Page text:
Problems facing Ugandan film are not going away tomorrow, especially with the fact that like all other arts, they are yet to be recognized or protected by authorities.
2016 has not been one of the best years, but definitely one of those that film looked beyond making films, and actually more or less compelled Ugandans to watch the films.
The year had promised a lot, especially with a number of coming-soon pictures, but it all proved to be a fluff, starting with the lackluster premiere of a half-baked Rena Ndibasa at the National Theatre. The film didn’t raise any dust as there was literally nothing to it to write home about.
But it is what happened after this premiere that may shape 2017 for the better. For instance, filmmakers did work on presenting more films, like they were on a vengeance. Apparently, they had been irked by a 2015 yearly review that described the year as a lazy one due to the lack of presentations.
But they still struggled to create a culture of retaining the audience. This was because they had a consistence problem in that Uganda films come unannounced, as opposed to having a cinema calendar that would station itself in the minds of the possible audience.
For instance, whenever they have a local film premiere, it would take them more than two months before another film was ready, thus always struggling to keep an audience.
The move to have and keep an audience started with the African Movie Night, a monthly showcase that exhibits African films at the National Theatre and Yasigi Beer Garden. The showcase that started screening films in January with Veve, a Kenyan political drama, has since gone on to show more thrilling stories from the Democratic Republic of Congo, Tanzania, South Africa, Nigeria and Rwanda, among others.
The objective of the night, according to organizers, was to allow Ugandans experience African stories, something commercial cinemas had denied them.
It was during one of these nights that a Kampala Short Film Festival was created and executed. The public response and success of the short film do was proof that there was hunger for local content, even when people had no idea of where to find it.
And that is what would later inspire the creation of the Uganda Cinema Night, which operated just like its progenitor, only that it concentrated on local films.
Happening on the first Wednesday of the month, the Uganda version looks at giving local movies a lease of life by screening them to an audience that could have missed their premieres or didn’t know where to buy them.
Created in the image of the later, the night was to work on the many consistencies and ensure that fans marked a day during the month as one for Ugandan film screening.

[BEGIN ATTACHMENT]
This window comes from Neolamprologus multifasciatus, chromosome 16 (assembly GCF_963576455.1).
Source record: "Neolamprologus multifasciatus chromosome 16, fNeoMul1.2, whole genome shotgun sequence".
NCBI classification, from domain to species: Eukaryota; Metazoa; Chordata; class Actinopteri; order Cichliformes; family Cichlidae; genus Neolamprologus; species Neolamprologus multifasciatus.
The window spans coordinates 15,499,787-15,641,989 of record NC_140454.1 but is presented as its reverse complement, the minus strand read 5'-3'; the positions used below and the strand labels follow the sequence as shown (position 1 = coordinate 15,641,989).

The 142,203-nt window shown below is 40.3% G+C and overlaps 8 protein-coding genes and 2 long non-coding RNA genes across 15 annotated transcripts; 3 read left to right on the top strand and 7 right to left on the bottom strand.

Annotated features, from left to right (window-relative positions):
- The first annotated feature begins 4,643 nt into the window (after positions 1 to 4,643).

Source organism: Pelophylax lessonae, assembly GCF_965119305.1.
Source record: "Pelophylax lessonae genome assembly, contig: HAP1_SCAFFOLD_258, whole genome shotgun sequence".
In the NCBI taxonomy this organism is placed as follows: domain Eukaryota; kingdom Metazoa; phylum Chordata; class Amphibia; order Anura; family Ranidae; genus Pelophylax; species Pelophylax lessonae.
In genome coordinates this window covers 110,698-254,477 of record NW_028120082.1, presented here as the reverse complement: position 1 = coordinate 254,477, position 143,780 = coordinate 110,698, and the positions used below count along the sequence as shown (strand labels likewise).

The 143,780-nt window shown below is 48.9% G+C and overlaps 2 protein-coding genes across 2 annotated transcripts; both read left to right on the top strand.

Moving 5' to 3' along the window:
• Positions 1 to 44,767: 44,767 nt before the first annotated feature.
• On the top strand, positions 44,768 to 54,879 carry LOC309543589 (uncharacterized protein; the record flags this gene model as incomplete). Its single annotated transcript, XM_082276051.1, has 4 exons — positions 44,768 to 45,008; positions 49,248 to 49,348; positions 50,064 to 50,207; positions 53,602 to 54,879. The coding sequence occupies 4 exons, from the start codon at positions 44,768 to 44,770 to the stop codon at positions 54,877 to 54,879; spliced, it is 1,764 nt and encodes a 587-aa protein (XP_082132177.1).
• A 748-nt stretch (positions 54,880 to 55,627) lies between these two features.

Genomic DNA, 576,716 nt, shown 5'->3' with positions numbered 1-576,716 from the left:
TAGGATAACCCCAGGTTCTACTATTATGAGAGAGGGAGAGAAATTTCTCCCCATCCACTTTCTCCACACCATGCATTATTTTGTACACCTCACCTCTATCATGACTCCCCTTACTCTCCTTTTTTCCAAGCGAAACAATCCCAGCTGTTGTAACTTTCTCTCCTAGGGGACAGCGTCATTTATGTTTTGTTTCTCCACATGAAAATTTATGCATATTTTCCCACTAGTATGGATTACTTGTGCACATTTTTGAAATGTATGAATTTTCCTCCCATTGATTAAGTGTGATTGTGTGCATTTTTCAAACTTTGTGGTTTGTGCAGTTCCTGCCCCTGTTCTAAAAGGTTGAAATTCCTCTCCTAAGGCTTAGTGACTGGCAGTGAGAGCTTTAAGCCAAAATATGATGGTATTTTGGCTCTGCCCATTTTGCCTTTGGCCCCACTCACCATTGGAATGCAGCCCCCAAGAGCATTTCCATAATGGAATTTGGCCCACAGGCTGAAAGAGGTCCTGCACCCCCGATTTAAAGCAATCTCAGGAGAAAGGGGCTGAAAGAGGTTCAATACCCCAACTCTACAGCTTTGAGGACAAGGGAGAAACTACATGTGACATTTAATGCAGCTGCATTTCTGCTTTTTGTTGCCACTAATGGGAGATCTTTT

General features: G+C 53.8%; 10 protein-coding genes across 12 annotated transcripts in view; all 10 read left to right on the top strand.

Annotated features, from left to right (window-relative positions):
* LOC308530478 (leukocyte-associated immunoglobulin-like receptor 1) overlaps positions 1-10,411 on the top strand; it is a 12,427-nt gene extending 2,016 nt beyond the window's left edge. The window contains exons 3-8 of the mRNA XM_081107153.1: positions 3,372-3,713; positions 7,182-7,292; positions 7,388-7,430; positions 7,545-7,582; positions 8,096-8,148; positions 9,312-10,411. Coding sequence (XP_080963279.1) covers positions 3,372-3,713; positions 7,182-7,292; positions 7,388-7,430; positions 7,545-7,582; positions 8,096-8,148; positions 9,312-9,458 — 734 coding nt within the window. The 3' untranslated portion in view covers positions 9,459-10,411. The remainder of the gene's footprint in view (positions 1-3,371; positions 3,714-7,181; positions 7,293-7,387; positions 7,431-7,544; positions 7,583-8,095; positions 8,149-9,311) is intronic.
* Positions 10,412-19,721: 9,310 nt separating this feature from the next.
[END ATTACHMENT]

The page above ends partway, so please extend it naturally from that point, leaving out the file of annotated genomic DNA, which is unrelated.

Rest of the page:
The attempt at consistency paid off by building a humble traffic for both film nights and is expected to grow if it continues into 2017.
In 2016, the oldest film festival, Kampala Amakula, was revived under guidance of the Bayimba Foundation. This time round the festival was moved to the Uganda Museum and designed to link filmmakers to distributors and producers.
There have always been efforts to get the industry to unite, especially by mergers between filmmakers, and last year it paid off with filmmakers mostly labeled as ‘downtown’ working with their ‘uptown’ peers, expanding the fan base for the two parties.
The biggest problem the local film industry is now facing is the storytelling. Even with very admirable cinematography as seen in Beneath The Lies or the local music videos, the storylines are still failing to capture the imagination of a possible film following.
For example, it was absolutely insulting to many for NTV to adopt a South American TV storyline from Second Chance and redoing it with Ugandans mimicking what everyone already knows. Most viewers thought it was the biggest manifestation of the lack of confidence in the writing skills of Ugandans. Luckily, this perception was redeemed by Yat Madit, an original story about a community trying to cope with the aftereffects of war.
At the rate Ugandans are demanding for local content, more money may be sunk into the industry by fortune seekers. For instance, more festivals may come in to compete with UFF, opening the way for more productions.
If the past years are anything to go by, the quality of films Ugandans make is going to improve with the country’s technological adaptations. We are likely to experience better pictures, better sound, and may even give our Kenyan brothers a run for their money, even when the story won’t be changing that much.
In 2017, the story in a typical Ugandan film may still be reading like a poorly written boy-meets-girl tale.
First published in The Observer